The Nebraska Environmental Trust has awarded eight grants totaling more than $526,000 to University of Nebraska–Lincoln projects.
The annual grants went to one new project and seven that have been funded in past years, too.
The new project is research into how to make ethanol production more environmentally sensitive by reducing the amount of water and energy required to produce it and cutting the air emissions that result. Bruce Dvorak, professor of civil and environmental engineering, leads the project, which received $155,663 from NET this year and is to receive $44,232 next year. Details
Renewed funding from the trust went to the following projects:
Assessment of greenhouse gas sequestration resources in Districts 5, 6 and 7 to improve carbon management opportunities in Nebraska, Seunghee Kim, assistant professor of civil engineering, $118,438; second year. Details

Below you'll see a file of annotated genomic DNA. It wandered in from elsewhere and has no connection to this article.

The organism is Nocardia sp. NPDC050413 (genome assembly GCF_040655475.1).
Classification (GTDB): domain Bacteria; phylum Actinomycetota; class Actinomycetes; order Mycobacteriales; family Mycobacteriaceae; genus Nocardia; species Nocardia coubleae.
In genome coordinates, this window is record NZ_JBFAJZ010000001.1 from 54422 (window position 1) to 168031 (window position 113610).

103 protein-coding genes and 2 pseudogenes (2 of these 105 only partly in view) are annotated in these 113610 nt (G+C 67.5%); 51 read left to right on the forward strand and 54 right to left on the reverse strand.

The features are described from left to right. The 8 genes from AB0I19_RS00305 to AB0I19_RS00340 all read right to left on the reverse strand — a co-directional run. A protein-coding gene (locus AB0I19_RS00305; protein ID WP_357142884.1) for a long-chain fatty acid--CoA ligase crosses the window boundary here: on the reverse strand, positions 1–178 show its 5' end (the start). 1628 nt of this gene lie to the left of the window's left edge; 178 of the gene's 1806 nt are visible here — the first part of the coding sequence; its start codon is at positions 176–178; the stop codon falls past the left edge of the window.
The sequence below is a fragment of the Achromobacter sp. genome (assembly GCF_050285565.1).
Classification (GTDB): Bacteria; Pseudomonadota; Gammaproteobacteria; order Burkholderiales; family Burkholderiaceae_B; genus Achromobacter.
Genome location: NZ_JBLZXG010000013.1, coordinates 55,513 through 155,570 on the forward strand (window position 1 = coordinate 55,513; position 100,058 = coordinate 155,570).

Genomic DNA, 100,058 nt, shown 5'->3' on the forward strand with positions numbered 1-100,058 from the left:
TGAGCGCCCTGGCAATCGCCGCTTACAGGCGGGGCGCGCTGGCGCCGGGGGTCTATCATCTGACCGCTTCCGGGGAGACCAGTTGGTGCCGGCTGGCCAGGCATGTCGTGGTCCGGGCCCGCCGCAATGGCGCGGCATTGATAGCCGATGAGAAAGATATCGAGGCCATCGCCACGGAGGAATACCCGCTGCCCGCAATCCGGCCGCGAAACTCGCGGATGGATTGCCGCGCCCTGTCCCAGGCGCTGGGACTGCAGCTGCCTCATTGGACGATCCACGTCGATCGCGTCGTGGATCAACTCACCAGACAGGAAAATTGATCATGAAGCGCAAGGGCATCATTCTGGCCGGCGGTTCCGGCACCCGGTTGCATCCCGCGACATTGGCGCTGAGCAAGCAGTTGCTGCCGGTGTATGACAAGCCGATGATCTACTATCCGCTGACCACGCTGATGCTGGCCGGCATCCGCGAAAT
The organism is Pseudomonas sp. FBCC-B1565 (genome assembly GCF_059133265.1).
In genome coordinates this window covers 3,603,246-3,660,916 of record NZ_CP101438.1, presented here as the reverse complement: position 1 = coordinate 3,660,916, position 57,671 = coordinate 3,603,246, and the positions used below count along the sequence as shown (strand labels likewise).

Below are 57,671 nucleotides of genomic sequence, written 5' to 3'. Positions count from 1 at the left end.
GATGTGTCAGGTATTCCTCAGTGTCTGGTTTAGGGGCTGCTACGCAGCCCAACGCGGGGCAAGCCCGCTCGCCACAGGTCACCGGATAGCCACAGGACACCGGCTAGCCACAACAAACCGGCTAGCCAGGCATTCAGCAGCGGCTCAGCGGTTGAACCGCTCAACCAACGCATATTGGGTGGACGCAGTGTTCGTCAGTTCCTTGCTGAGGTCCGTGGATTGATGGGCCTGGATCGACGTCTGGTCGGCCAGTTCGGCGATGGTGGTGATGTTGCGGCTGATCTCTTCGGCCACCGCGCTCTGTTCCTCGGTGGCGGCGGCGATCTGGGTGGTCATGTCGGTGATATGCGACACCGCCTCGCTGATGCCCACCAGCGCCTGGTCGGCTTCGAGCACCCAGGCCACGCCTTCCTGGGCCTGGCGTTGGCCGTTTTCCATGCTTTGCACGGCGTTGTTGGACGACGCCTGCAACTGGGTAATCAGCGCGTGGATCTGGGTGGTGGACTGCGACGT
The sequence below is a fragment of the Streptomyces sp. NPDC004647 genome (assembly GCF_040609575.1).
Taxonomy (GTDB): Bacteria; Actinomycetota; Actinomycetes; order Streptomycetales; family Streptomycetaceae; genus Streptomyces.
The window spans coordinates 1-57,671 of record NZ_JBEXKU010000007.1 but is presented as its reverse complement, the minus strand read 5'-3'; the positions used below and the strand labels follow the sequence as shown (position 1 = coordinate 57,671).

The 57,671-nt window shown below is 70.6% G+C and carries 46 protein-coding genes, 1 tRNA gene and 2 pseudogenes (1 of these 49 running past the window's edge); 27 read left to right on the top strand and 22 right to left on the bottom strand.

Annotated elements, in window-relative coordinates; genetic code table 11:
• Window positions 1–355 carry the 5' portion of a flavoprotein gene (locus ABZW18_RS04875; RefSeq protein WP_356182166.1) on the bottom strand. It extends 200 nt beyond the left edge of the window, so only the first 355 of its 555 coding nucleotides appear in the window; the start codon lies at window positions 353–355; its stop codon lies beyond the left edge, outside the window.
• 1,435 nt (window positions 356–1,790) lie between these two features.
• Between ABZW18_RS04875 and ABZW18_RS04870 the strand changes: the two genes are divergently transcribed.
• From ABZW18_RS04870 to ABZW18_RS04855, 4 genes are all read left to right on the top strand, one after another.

StreamNet: building capacity to improve water quality, Jessica Corman, assistant professor, School of Natural Resources, $11,202; third year. Details
Improving statewide performance of conservation investments on eastern redcedar invasions, Dirac Twidwell, associate professor of agronomy and horticulture, $81,690; third year. Details
Nebraska farmers and farmland owners’ attitudes of targeted conservation, Andrew Little, assistant professor, School of Natural Resources, $42,448; third year. Details
Nebraska Master Naturalist — engaging Nebraska’s youth as naturalists, Dennis Ferraro, professor of practice, School of Natural Resources, $71,630; second year. Details
Niobrara River ecology and education, Jessica Corman, assistant professor, School of Natural Resources, $210; second year. Details
Detecting atrazine dissipation and evaluating herbicide programs without atrazine for weed control in corn and their environmental impact quotient: research and extension, Amit Jhala, associate professor of agronomy and horticulture, $47,154; third year. Details
The Nebraska Legislature created the Nebraska Environmental Trust in 1992. Using revenue from the Nebraska Lottery, the trust has provided more than $350 million in grants to about 2,500 projects across the state. Anyone — citizens, organizations, communities, farmers and businesses — can apply for funding to protect habitat, improve water quality and establish recycling programs in Nebraska. The Nebraska Environmental Trust works to preserve, protect and restore natural resources for future generations.